Troubles behind him, Walker looks to get back on tracktext sizeJuly 12, 2007
By Dave Shedloski PGATOUR.com Senior Correspondent
UPPER ARLINGTON, Ohio -- No sooner had Jimmy Walker exited the scoring tent behind the 18th green at Ohio State University's Scarlet Course then he engulfed his wife, Erin, in his long arms and held onto her for an extra moment. He then said softly, chuckling just a bit, "Sorry about that honey."
JIMMY WALKER 2007 Nationwide Tour Finishes Tournament Finish Score to Par Movistar Panama Championship CUT +12 Jacob's Creek Open Championship T22 -4 HSBC New Zealand PGA Championship T49 +4 Chitimacha Louisiana Open Pres'd by Dynamic Industries T64 -1 Livermore Valley Wine Country Championship at Wente Vineyards CUT +11 Athens Regional Foundation Classic CUT E Henrico County Open T26 -6 Fort Smith Classic Presented by Stephens Inc. T38 -6 BMW Charity Pro-Am at The Cliffs T20 -7 Melwood Prince George's County Open T41 -5 The Rex Hospital Open T35 -3 Rochester Area Charities Showdown at Somerby presented by Think T60 -4 Knoxville Open Presented by Food City T24 -7 Peek'n Peak Classic T8 -5 Legend Financial Group Classic Presented by Cynergies Solutions T18 -7
Walker had just completed a heart-thumping 1-over-par 72 Thursday afternoon in the first round of the Nationwide Children's Hospital Invitational, one highlighted by more gut-checks than a dietician's day-timer. With a series of par saves down the stretch on the wind-blown Scarlet Course, Walker showed the kind of talent and tenacity that had earned him Player of the Year honors in 2004. He simultaneously earned a ticket to the PGA TOUR, but how could he have known that it would be a round-trip deal with too many bumps and bruises and too few breaks.
"I've said that I've been about a quarter-round away from playing really well, and I guess I got that out of the way early," Walker, 28, said after a turbulent round noteworthy for a 100-yard lob wedge that he converted for an eagle-2 on the par-4 seventh hole. "I actually played pretty well, pretty solid. I'm not unhappy. I'm in an OK spot to be in."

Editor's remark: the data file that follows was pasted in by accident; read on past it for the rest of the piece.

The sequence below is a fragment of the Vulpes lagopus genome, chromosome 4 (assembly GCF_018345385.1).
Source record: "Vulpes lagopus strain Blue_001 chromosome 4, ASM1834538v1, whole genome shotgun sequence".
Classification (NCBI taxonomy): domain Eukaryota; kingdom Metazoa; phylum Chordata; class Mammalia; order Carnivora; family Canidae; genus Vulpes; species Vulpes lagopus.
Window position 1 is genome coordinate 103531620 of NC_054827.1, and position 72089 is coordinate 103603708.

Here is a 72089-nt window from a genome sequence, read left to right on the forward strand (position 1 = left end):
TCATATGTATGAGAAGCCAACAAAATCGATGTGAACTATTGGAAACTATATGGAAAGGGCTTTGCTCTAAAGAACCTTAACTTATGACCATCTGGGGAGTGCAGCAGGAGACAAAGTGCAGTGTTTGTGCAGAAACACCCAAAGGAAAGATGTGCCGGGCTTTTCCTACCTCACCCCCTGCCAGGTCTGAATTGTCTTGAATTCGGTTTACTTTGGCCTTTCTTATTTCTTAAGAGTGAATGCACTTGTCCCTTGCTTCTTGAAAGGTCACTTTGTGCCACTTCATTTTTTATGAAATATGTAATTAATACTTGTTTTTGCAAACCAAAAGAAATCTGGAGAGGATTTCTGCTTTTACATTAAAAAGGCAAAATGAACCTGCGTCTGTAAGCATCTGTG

Five strokes behind leader Chris Nallen, Walker knew he had plenty of time to make up ground over the next three days, especially if the wind continued to churn up the 7,455-yard Scarlet layout.
As for the last three years, the former Baylor University All-American would dearly like to have those back -- and you wouldn't blame him.
Imagine reaching the pinnacle of your chosen field only to suffer a mysterious ailment that prevents you from performing your duties. In fact, on the first day of your new job you have to take sick leave. Subsequently, you get knocked back down the ladder through no fault of your own.
Welcome to Walker's not-so-dynamite story.
After two victories and $371,346 in earnings in '04, Walker showed up at the PGA TOUR's first full-field event, the Sony Open in Hawaii hungry, eager, and on top of his game. But he never got to hit a shot, injuring his neck while working on the practice range prior to the tournament. He took a month off, came back too soon, but still posted a couple of top-20s before having to shut down his season in May. Visits to four doctors finally pinpointed the problem, a bulging disc.
He played the '06 season on a medical extension, but never was comfortable with his game and never fully confident that he wouldn't hurt himself again. Just nine checks and one top-25 in 21 starts delivered him back to the Nationwide Tour.
"It was a huge disappointment," Walker, who lives in San Antonio, said. "I had worked my way up slowly to Player of the Year on the Nationwide Tour, and I was really ready for the next step. You're right where you want to be and then you just get derailed, and it was a huge blow. To get kicked back down to the bottom of the rung ... I was pretty frustrated."